June 18, 2014

Chautauqua brings historical figures to life in Upstate

The Chautaugua Festival: Rising to the Occasion makes it possible to meet historical characters this week in Upstate South Carolina

Have you ever wondered what it would be like to have a conversation with President Harry Truman? How about Red Cross founder Clara Barton? Or maybe Robert Smalls, the African-American who brazenly made off with a Confederate ship during the Civil War?

The Chautaugua Festival: Rising to the Occasion makes it possible to meet those, and other, historical characters this week in Upstate South Carolina. Greenville Chautauqua has been putting on historical theater productions since 1999, and the annual festival has grown to feature presentations in Spartanburg and Asheville, N.C.

This year’s roster of one-person shows include George Frein as Truman, Pat Jordan as Barton, Donald Sweeper of Columbia as Smalls and Ken Johnson as Revolutionary War patriot Patrick Henry. In a slight departure from the norm, Dan Shabkie brings Leonard Bernstein to life not through acting but through conversation and tunes in “The Joy of Music.”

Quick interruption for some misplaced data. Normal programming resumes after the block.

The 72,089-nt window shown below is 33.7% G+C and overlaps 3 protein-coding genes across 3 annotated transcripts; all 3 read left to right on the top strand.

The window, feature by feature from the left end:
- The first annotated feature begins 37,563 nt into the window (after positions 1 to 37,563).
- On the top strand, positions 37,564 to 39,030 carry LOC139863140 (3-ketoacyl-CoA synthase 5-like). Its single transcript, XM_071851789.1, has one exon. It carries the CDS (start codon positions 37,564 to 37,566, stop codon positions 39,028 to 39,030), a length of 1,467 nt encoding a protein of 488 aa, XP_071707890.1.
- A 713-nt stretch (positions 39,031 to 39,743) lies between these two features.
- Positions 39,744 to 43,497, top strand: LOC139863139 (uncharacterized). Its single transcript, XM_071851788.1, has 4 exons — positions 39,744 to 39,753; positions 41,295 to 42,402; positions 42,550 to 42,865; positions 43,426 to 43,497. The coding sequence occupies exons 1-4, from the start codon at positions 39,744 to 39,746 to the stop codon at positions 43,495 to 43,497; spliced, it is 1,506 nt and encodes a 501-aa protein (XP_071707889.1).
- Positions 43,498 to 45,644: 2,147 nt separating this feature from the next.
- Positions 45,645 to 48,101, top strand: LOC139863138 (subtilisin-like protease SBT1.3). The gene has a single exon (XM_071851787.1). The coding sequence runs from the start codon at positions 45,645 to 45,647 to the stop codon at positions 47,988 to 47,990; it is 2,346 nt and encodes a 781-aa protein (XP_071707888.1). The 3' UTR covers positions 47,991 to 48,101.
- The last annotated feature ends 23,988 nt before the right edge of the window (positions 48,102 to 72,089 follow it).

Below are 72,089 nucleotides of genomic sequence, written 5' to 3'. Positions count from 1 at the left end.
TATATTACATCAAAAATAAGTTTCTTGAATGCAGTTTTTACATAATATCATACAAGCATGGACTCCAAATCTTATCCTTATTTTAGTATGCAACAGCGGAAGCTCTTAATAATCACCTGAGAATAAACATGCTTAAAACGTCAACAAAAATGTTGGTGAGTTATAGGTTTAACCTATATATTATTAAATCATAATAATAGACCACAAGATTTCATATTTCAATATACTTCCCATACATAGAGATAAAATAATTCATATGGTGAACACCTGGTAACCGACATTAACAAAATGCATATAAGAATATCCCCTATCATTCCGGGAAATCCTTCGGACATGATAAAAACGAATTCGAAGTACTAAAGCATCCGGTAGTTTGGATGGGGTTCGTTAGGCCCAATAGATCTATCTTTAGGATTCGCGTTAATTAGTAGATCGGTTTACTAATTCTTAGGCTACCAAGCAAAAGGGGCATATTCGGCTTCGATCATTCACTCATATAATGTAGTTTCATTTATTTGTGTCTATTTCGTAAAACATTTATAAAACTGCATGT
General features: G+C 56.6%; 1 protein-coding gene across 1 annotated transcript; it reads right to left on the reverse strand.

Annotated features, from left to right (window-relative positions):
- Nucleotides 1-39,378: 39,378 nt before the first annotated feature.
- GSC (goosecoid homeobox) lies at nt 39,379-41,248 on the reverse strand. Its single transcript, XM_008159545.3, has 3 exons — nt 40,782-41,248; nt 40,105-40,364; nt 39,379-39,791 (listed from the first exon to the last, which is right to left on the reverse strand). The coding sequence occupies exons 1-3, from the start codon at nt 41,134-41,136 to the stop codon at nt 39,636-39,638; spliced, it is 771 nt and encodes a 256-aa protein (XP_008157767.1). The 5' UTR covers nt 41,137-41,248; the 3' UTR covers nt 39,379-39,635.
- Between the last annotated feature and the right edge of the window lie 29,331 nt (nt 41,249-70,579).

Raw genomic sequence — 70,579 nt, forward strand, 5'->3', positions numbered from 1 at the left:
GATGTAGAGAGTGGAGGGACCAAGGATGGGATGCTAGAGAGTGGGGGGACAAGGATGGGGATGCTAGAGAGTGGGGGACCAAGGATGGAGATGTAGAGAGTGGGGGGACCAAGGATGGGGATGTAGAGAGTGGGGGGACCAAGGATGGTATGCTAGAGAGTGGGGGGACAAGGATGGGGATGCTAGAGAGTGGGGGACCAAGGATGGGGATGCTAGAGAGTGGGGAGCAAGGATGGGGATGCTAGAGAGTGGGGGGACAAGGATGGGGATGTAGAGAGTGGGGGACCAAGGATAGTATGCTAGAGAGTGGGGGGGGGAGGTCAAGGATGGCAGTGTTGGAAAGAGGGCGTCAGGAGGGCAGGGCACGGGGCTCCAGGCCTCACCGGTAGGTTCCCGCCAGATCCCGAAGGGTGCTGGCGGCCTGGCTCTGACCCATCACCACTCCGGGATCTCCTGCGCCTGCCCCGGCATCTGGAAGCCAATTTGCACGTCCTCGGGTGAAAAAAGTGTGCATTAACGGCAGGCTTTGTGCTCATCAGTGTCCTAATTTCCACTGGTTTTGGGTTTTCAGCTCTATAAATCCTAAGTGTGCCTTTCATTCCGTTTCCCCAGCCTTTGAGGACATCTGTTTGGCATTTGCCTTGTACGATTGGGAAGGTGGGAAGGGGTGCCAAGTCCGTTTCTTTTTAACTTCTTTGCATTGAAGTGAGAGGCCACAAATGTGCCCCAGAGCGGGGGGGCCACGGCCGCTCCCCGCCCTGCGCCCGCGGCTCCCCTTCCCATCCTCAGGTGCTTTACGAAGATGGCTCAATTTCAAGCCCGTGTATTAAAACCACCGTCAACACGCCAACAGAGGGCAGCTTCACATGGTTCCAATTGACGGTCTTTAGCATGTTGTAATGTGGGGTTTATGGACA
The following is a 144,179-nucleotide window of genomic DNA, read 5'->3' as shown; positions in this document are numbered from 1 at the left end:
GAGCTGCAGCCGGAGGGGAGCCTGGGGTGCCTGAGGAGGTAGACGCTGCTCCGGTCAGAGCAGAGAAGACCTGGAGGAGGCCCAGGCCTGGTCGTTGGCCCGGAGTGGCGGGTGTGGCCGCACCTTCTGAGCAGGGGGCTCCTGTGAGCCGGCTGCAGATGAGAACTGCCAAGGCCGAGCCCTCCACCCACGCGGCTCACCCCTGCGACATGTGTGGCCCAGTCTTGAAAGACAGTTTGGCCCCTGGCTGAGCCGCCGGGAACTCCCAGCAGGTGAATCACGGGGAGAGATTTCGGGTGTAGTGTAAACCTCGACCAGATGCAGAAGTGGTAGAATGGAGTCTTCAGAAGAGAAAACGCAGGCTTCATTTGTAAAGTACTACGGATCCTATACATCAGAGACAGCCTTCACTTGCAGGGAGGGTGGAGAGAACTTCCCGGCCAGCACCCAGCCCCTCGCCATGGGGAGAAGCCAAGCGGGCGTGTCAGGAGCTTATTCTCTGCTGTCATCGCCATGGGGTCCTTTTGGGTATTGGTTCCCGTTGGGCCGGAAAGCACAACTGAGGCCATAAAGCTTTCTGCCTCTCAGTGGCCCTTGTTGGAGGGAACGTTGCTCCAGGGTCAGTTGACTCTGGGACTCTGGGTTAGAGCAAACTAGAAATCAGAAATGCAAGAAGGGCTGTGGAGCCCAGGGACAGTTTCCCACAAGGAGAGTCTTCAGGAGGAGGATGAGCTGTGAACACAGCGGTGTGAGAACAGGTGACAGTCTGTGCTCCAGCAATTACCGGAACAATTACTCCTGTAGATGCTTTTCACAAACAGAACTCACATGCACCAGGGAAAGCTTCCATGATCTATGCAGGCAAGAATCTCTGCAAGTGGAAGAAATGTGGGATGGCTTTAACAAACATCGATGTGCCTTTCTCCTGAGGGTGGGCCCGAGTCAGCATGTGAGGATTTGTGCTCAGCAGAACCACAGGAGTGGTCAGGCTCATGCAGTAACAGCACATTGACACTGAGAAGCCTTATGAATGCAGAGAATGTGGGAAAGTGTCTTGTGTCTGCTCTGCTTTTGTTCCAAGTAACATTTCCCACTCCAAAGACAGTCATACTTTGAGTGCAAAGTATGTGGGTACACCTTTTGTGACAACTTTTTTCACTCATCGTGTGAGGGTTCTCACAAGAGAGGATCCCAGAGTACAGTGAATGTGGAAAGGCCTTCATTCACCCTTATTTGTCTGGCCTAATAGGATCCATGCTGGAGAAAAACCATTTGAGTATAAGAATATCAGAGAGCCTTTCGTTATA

The concept of the festival is to learn history through the voice of the historic figure. Each of the actors/scholars portrays their character, then members of the audience ask questions and the actors/scholars steps out of character to provide answers.

Want to be an informed audience member? Go to greenvillechautauqua.org and read up on the historical characters.

The shows began last week and run through Sunday. All of the shows are free.

Wednesday, June 18, you can encounter Barton at the Spartanburg Library; Truman at Warren Wilson College in Asheville, and Henry at Trailblazer Park Amphitheater in Travelers Rest. Thursday, it’s Smalls in Spartanburg and Henry in Asheville. Henry will be at Falls Park in Greenville on Friday. Barton (2 p.m) and Smalls (7 p.m.) will be at Greenville Tech on Saturday, and Truman will be there at 7:30 p.m. Sunday. “The Joy of Music” event will be Sunday at Greenville’s Fine Arts Center.

Joey Holleman

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